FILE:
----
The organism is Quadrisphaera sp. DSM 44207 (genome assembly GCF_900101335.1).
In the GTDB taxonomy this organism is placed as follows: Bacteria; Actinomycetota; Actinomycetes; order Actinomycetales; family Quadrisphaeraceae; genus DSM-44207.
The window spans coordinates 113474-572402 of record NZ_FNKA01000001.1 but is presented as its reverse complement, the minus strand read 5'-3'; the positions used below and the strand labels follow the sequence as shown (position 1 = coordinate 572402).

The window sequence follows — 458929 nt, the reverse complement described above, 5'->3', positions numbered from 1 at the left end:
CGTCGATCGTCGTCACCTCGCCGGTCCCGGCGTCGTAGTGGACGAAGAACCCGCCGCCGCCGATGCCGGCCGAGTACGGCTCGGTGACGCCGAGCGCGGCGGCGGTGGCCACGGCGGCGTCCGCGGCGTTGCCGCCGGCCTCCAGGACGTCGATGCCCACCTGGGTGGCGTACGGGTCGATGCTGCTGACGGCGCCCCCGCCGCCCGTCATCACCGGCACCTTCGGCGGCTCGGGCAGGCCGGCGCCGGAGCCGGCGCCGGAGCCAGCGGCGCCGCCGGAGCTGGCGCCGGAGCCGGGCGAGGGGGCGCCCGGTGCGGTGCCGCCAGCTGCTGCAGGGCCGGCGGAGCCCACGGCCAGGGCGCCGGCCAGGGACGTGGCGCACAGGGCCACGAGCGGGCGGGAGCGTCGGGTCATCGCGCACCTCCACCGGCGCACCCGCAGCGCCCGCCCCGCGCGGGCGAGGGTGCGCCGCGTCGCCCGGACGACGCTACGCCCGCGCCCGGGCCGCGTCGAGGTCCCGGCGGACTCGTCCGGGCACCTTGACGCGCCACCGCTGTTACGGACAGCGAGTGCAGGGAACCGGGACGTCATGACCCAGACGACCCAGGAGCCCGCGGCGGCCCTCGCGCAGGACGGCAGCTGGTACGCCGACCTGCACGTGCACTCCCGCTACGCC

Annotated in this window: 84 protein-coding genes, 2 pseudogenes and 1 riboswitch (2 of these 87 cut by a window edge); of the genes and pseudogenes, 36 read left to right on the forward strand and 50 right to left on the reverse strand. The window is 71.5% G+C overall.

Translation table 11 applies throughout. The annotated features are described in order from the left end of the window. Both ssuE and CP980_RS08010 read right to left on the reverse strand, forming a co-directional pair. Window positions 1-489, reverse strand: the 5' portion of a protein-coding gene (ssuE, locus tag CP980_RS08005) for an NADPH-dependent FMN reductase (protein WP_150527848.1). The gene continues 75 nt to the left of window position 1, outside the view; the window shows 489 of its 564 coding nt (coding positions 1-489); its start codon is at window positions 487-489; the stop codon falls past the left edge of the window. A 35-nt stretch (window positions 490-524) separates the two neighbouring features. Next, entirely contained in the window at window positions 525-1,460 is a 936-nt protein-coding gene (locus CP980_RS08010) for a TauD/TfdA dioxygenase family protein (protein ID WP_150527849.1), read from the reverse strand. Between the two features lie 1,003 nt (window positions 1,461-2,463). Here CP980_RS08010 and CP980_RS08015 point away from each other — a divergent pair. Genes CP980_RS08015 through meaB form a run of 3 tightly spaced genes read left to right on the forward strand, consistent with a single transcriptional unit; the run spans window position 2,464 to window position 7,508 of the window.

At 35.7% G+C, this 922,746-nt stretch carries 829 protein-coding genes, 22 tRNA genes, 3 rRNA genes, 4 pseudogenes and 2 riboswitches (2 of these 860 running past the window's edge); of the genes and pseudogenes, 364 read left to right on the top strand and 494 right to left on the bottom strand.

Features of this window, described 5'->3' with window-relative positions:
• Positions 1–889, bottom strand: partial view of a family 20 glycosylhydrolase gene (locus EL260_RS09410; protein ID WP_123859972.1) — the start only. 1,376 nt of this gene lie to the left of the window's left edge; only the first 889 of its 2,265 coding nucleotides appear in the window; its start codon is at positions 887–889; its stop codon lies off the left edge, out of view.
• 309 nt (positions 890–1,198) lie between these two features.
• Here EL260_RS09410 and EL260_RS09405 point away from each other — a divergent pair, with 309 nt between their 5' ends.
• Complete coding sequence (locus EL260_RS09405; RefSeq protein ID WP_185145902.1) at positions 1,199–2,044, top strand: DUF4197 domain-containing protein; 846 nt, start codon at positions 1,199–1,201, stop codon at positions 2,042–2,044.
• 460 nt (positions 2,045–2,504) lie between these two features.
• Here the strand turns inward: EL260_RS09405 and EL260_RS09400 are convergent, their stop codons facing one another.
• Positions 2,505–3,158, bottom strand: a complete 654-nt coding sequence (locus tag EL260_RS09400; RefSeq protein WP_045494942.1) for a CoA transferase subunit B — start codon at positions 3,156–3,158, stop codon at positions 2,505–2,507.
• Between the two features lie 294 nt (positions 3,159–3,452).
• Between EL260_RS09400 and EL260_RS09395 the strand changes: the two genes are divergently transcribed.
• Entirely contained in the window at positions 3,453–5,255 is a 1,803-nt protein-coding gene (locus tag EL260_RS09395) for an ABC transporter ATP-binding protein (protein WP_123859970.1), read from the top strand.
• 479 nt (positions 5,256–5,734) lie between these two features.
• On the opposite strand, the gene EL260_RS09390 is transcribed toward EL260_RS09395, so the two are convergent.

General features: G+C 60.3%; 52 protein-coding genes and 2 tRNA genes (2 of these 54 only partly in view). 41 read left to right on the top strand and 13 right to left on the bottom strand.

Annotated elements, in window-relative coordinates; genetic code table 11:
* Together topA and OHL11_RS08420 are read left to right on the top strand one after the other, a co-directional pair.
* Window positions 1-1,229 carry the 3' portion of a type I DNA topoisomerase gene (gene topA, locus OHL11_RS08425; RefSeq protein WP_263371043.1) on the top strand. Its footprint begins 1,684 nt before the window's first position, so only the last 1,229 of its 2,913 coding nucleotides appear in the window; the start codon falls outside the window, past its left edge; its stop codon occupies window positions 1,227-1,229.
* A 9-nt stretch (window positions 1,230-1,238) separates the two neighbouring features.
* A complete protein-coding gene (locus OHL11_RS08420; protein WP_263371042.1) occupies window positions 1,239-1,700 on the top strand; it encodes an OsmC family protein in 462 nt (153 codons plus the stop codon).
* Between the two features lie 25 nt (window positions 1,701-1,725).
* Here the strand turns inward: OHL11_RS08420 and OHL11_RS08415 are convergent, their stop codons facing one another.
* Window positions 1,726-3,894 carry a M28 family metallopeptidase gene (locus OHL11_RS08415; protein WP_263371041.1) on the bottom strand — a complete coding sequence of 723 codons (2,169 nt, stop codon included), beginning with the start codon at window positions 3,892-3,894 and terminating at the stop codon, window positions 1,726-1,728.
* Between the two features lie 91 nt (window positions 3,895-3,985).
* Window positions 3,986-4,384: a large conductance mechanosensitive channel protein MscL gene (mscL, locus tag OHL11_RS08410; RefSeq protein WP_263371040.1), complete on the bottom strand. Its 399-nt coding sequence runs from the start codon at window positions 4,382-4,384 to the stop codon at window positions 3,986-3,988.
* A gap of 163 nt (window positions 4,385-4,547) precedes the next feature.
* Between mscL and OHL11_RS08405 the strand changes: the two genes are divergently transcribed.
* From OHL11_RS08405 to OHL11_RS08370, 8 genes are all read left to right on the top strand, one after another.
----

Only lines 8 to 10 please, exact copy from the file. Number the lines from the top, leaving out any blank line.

At 35.7% G+C, this 922,746-nt stretch carries 829 protein-coding genes, 22 tRNA genes, 3 rRNA genes, 4 pseudogenes and 2 riboswitches (2 of these 860 running past the window's edge); of the genes and pseudogenes, 364 read left to right on the top strand and 494 right to left on the bottom strand.

Features of this window, described 5'->3' with window-relative positions:
• Positions 1–889, bottom strand: partial view of a family 20 glycosylhydrolase gene (locus EL260_RS09410; protein ID WP_123859972.1) — the start only. 1,376 nt of this gene lie to the left of the window's left edge; only the first 889 of its 2,265 coding nucleotides appear in the window; its start codon is at positions 887–889; its stop codon lies off the left edge, out of view.